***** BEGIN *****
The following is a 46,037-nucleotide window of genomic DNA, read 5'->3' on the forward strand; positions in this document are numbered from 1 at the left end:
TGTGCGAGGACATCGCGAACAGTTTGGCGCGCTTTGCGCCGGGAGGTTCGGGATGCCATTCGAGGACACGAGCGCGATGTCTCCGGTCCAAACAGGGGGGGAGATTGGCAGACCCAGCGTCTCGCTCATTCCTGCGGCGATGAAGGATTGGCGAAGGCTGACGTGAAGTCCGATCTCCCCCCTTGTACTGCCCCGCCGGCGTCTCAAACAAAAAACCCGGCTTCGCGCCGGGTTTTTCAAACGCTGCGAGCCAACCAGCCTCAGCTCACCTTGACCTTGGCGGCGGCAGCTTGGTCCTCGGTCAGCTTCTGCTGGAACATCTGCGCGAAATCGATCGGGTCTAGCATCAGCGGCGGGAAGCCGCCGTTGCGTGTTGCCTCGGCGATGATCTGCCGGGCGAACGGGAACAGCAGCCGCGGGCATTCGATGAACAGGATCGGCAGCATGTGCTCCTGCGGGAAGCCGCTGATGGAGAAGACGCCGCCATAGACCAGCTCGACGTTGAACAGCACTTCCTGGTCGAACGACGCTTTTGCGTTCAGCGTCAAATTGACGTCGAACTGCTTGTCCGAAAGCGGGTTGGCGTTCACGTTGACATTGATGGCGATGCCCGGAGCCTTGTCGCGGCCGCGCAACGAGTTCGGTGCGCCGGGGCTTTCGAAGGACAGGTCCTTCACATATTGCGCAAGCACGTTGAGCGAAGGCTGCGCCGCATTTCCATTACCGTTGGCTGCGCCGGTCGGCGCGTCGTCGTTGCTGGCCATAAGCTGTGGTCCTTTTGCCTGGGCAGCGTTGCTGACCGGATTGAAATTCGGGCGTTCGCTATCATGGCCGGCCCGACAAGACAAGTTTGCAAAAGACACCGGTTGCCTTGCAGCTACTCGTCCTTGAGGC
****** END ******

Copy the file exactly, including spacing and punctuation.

The following is a 46,037-nucleotide window of genomic DNA, read 5'->3' on the forward strand; positions in this document are numbered from 1 at the left end:
TGTGCGAGGACATCGCGAACAGTTTGGCGCGCTTTGCGCCGGGAGGTTCGGGATGCCATTCGAGGACACGAGCGCGATGTCTCCGGTCCAAACAGGGGGGGAGATTGGCAGACCCAGCGTCTCGCTCATTCCTGCGGCGATGAAGGATTGGCGAAGGCTGACGTGAAGTCCGATCTCCCCCCTTGTACTGCCCCGCCGGCGTCTCAAACAAAAAACCCGGCTTCGCGCCGGGTTTTTCAAACGCTGCGAGCCAACCAGCCTCAGCTCACCTTGACCTTGGCGGCGGCAGCTTGGTCCTCGGTCAGCTTCTGCTGGAACATCTGCGCGAAATCGATCGGGTCTAGCATCAGCGGCGGGAAGCCGCCGTTGCGTGTTGCCTCGGCGATGATCTGCCGGGCGAACGGGAACAGCAGCCGCGGGCATTCGATGAACAGGATCGGCAGCATGTGCTCCTGCGGGAAGCCGCTGATGGAGAAGACGCCGCCATAGACCAGCTCGACGTTGAACAGCACTTCCTGGTCGAACGACGCTTTTGCGTTCAGCGTCAAATTGACGTCGAACTGCTTGTCCGAAAGCGGGTTGGCGTTCACGTTGACATTGATGGCGATGCCCGGAGCCTTGTCGCGGCCGCGCAACGAGTTCGGTGCGCCGGGGCTTTCGAAGGACAGGTCCTTCACATATTGCGCAAGCACGTTGAGCGAAGGCTGCGCCGCATTTCCATTACCGTTGGCTGCGCCGGTCGGCGCGTCGTCGTTGCTGGCCATAAGCTGTGGTCCTTTTGCCTGGGCAGCGTTGCTGACCGGATTGAAATTCGGGCGTTCGCTATCATGGCCGGCCCGACAAGACAAGTTTGCAAAAGACACCGGTTGCCTTGCAGCTACTCGTCCTTGAGGC